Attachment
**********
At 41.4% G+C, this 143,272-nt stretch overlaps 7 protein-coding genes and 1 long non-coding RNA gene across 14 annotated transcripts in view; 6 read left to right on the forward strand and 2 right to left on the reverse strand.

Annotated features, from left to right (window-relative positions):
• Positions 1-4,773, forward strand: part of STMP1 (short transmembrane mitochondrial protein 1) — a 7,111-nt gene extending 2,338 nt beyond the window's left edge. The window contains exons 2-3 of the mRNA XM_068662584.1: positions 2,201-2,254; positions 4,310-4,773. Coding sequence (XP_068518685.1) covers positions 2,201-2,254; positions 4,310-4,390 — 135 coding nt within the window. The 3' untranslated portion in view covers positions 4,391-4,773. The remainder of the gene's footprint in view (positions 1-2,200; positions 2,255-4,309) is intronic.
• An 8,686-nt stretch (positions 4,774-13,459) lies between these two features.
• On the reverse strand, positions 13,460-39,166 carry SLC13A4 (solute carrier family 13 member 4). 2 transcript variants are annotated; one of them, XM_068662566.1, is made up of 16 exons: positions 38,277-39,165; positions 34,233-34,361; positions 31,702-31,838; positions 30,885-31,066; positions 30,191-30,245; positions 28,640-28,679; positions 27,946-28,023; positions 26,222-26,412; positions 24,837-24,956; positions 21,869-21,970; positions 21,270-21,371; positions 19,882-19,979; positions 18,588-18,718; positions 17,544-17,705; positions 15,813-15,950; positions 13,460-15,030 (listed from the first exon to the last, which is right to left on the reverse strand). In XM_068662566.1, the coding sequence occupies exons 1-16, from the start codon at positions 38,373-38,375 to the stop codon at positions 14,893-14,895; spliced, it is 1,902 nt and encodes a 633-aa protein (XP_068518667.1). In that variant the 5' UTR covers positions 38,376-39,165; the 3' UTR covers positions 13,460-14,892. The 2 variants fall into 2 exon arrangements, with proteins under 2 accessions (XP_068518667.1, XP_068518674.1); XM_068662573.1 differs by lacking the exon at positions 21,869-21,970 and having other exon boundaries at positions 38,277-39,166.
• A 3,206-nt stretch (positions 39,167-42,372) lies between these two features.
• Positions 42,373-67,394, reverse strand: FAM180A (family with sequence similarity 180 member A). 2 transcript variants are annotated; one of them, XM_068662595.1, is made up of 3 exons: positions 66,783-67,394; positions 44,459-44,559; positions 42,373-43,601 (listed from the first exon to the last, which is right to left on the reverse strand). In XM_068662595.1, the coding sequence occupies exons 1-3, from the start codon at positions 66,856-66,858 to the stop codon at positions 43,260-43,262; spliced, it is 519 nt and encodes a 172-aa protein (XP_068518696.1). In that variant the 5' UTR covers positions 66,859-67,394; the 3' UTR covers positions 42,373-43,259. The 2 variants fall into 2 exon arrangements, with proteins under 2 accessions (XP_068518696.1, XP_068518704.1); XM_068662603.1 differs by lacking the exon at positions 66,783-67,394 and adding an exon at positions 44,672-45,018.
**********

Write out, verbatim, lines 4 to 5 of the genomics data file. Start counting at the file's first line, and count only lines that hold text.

• An 8,686-nt stretch (positions 4,774-13,459) lies between these two features.
• On the reverse strand, positions 13,460-39,166 carry SLC13A4 (solute carrier family 13 member 4). 2 transcript variants are annotated; one of them, XM_068662566.1, is made up of 16 exons: positions 38,277-39,165; positions 34,233-34,361; positions 31,702-31,838; positions 30,885-31,066; positions 30,191-30,245; positions 28,640-28,679; positions 27,946-28,023; positions 26,222-26,412; positions 24,837-24,956; positions 21,869-21,970; positions 21,270-21,371; positions 19,882-19,979; positions 18,588-18,718; positions 17,544-17,705; positions 15,813-15,950; positions 13,460-15,030 (listed from the first exon to the last, which is right to left on the reverse strand). In XM_068662566.1, the coding sequence occupies exons 1-16, from the start codon at positions 38,373-38,375 to the stop codon at positions 14,893-14,895; spliced, it is 1,902 nt and encodes a 633-aa protein (XP_068518667.1). In that variant the 5' UTR covers positions 38,376-39,165; the 3' UTR covers positions 13,460-14,892. The 2 variants fall into 2 exon arrangements, with proteins under 2 accessions (XP_068518667.1, XP_068518674.1); XM_068662573.1 differs by lacking the exon at positions 21,869-21,970 and having other exon boundaries at positions 38,277-39,166.